By Grace Mersch
November 10, 2020
Across the country, thousands of schools began the year under a blended model of learning. Whether they remain in this model or not, administrators are navigating the labyrinth of COVID-19 guidelines and protocols in an attempt to restore a state of normality. But what if instead of worrying and rushing to return to school full-time, we took it as an opportunity to better understand how to effectively utilize remote or blended learning? What if we allowed ourselves to have a messed up year of school?
The biggest criticism of the blended and remote learning models is the concern for students, especially younger students, falling behind. But what exactly are they falling behind on?
According to the Washington Post, schools that teach “more than 90 percent of the world’s enrolled students have closed because of the coronavirus pandemic” by the end of March. By March 4, 188 countries began to close their schools’ doors. Ohio schools closed their doors on March 13, leaning towards a later end of closings.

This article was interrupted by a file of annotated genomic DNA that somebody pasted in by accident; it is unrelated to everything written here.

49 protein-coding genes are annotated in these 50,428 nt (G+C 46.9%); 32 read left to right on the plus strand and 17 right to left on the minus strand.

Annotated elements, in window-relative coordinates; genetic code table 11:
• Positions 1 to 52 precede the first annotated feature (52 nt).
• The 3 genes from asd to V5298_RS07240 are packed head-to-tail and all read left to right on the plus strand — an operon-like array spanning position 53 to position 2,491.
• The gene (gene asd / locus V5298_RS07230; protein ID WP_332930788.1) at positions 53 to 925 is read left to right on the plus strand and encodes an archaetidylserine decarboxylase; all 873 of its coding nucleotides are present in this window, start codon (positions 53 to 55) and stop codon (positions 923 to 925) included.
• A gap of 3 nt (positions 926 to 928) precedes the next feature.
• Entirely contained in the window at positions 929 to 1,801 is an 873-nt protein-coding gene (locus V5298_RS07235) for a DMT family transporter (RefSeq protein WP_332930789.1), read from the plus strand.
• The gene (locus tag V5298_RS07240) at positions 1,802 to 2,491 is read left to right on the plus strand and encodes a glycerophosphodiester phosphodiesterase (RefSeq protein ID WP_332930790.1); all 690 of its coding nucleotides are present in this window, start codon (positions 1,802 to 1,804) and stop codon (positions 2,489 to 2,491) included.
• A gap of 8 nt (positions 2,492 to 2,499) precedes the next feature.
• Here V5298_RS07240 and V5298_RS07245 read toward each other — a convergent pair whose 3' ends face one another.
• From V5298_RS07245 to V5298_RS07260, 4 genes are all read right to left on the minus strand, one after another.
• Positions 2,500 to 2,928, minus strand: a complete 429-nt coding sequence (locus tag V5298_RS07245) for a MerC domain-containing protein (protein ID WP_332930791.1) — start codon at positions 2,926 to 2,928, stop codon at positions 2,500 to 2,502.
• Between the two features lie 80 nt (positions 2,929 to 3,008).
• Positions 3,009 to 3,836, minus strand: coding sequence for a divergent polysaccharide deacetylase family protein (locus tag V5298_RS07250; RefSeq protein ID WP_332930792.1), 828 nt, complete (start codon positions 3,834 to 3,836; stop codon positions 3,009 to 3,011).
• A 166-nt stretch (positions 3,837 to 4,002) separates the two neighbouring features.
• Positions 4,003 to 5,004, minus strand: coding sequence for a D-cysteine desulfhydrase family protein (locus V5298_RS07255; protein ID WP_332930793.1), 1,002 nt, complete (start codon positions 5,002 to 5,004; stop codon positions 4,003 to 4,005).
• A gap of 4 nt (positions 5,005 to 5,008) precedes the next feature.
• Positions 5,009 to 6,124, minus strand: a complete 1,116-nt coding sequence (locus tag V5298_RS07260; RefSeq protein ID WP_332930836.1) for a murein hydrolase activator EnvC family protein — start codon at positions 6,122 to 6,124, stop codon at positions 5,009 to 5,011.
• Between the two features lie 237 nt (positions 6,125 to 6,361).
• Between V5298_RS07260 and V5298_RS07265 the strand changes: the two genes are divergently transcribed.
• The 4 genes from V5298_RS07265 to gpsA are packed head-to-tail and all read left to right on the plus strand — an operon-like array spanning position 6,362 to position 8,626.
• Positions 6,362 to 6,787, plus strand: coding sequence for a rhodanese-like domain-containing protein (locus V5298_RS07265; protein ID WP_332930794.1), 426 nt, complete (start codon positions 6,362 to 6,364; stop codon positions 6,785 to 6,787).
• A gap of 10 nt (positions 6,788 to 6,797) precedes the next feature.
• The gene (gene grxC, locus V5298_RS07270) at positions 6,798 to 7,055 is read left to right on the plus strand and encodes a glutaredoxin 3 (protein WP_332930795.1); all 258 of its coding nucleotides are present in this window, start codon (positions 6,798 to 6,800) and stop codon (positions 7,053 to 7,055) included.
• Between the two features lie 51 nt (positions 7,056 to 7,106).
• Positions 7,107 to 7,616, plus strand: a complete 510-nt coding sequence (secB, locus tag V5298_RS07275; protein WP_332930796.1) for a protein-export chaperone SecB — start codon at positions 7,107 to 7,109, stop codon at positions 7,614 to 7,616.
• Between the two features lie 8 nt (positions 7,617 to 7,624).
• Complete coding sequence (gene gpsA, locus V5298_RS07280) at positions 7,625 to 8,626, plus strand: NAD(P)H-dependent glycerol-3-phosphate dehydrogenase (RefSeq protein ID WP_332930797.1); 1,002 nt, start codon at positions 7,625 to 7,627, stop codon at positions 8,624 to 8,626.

Because of the large percentage of students who lost valuable instruction time at the end of last year, Norwood City School District — or America’s school system, for that matter — is not alone in their concerns. In a pandemic that has plundered the entire world, there is no point in competition now. The whole world is struggling to manage education and COVID-19; there is no one country that can continue its school year as normal. So why is America still so divided on the issue of reopening schools fully versus sticking with a remote or blended learning system?
Maybe it has to do with America’s competitive desire to produce the smartest students at the expense of their health. Maybe America just wants to reopen its economy and make money to compensate for catastrophic losses due to the pandemic. The answers remain unclear.
Regardless of one’s opinions on whether schools should return to a full-time schedule or not, it is indisputable that a COVID-19 outbreak caused by a reopening could have devastating consequences on the Norwood Community. The school district has fewer students than that of some of the surrounding areas. If school resumes full-time, and if it is not executed correctly, one COVID-19 infection could turn into two. Then three. Then five. Then 20.
The small sample size this district offers should be enough to make anyone skeptical of a reopening, especially when proper social distancing and 100 percent correct mask-wearing compliance is never guaranteed.